Ratepayers would pick up gas pipeline tab under New England governors' proposal
By DAVE SOLOMON New Hampshire Union Leader
Last week the price of natural gas was so high it was cheaper for PSNH to run jet-fueled generators at Merrimack Station in Bow. (COURTESY PHOTO)
Governors of the six New England states want a new natural gas pipeline into New England, and are willing to put ratepayer dollars on the line to get it done.
In a letter to the operators of the regional power grid sent last week, they called on ISO-NE to help make their proposal a reality by imposing a new tariff on electricity generators and transmission companies, which would be passed along to consumers on electric bills.
The money would be used to finance firm commitments for the purchase of natural gas that would in turn stimulate construction by natural gas pipeline operators. Ratepayers would pay more now to subsidize lower electricity costs for years to come.
“ISO has identified the region’s reliance on natural gas as the most significant risk to continued reliability of the electric power system, so we are pleased to see the states focused so strongly on developing additional energy infrastructure,” said ISO spokeswoman Marcia Bloomberg.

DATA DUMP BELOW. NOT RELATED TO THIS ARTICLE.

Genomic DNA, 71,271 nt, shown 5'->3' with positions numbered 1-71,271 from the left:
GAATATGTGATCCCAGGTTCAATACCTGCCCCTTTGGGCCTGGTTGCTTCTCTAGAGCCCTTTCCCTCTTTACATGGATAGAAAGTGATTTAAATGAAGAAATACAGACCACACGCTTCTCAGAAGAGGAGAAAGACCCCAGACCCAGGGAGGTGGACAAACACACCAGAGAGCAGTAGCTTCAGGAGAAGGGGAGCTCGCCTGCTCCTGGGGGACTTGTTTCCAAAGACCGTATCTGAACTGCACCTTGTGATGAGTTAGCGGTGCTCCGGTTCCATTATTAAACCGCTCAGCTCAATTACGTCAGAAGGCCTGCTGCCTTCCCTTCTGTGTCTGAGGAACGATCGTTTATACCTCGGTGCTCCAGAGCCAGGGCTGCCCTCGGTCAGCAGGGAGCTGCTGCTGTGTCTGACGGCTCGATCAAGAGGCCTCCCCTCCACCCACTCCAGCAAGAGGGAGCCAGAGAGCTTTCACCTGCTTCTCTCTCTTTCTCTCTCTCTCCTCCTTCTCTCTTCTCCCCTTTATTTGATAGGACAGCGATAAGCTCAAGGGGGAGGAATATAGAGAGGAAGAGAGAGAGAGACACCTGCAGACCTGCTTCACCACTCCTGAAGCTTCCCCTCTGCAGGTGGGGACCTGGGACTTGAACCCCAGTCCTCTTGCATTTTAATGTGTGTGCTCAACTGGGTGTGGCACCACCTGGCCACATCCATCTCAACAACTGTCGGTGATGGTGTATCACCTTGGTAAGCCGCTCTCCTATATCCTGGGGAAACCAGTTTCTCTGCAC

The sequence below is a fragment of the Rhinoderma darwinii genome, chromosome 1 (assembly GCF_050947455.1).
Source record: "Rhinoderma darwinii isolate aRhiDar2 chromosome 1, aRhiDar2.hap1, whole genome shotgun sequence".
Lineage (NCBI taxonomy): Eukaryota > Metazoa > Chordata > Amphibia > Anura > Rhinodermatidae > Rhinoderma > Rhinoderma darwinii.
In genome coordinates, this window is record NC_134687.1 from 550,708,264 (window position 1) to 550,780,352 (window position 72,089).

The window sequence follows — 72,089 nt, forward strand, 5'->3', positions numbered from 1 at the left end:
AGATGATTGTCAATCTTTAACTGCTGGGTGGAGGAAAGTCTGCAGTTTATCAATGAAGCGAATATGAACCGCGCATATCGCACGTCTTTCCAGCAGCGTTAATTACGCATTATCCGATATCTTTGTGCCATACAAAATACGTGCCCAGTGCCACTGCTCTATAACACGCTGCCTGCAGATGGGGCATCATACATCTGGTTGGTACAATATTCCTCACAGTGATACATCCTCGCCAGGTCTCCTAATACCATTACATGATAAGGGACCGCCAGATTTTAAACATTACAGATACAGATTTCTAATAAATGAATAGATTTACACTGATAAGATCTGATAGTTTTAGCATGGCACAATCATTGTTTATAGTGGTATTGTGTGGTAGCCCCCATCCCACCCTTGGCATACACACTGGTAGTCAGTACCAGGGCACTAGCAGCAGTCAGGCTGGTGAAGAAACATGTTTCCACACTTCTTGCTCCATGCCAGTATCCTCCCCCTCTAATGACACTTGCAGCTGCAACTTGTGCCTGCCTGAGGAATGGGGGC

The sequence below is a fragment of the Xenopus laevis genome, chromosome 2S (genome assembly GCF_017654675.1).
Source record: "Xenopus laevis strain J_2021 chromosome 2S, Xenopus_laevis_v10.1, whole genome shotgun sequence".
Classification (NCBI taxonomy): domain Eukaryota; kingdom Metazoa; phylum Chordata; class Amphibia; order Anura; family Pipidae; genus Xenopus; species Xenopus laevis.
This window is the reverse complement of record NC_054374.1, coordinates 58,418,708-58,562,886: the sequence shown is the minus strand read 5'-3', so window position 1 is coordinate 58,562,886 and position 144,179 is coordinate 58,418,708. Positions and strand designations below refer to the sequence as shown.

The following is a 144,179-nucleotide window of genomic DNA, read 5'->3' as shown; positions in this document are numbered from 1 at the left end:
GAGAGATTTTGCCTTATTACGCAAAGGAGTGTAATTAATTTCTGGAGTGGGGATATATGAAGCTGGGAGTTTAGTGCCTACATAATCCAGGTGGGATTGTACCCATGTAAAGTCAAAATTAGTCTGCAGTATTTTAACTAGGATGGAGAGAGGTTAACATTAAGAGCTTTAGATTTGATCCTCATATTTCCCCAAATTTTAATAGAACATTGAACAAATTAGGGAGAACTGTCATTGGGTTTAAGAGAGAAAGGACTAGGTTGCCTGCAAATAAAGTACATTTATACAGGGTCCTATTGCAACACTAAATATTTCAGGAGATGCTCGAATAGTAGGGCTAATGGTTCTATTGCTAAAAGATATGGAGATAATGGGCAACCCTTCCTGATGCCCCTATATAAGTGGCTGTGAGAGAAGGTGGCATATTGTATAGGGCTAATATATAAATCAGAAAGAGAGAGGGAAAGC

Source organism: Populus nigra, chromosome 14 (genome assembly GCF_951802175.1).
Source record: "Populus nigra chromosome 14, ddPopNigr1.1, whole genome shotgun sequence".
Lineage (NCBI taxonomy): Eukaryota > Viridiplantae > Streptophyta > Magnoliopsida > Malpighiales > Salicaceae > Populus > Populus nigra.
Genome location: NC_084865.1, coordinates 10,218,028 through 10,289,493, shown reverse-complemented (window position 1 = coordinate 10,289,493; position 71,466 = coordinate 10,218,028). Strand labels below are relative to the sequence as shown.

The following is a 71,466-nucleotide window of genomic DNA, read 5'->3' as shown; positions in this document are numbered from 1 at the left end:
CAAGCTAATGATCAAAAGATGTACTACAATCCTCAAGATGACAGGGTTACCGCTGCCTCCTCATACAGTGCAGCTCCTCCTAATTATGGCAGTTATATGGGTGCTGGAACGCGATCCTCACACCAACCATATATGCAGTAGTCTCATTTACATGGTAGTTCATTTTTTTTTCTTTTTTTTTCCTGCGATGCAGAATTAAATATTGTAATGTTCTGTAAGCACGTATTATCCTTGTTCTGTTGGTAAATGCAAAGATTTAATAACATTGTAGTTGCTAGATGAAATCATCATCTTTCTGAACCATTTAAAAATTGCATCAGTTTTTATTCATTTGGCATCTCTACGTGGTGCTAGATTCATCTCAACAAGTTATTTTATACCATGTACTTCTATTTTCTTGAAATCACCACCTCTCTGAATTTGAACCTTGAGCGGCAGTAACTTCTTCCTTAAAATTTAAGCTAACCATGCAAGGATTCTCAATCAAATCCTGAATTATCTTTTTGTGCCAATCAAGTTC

With more than 50 percent of the region’s electricity now generated by natural gas, pipeline constraints are pushing up the price of wholesale power. Consumers have seen the price hikes on their electric bills, and some manufacturers have had to shut down or reduce hours.
While much of the Northeast enjoys the benefits of abundant natural gas from the Marcellus Shale formation that stretches through the region, New England has been left out in the cold, both figuratively and literally.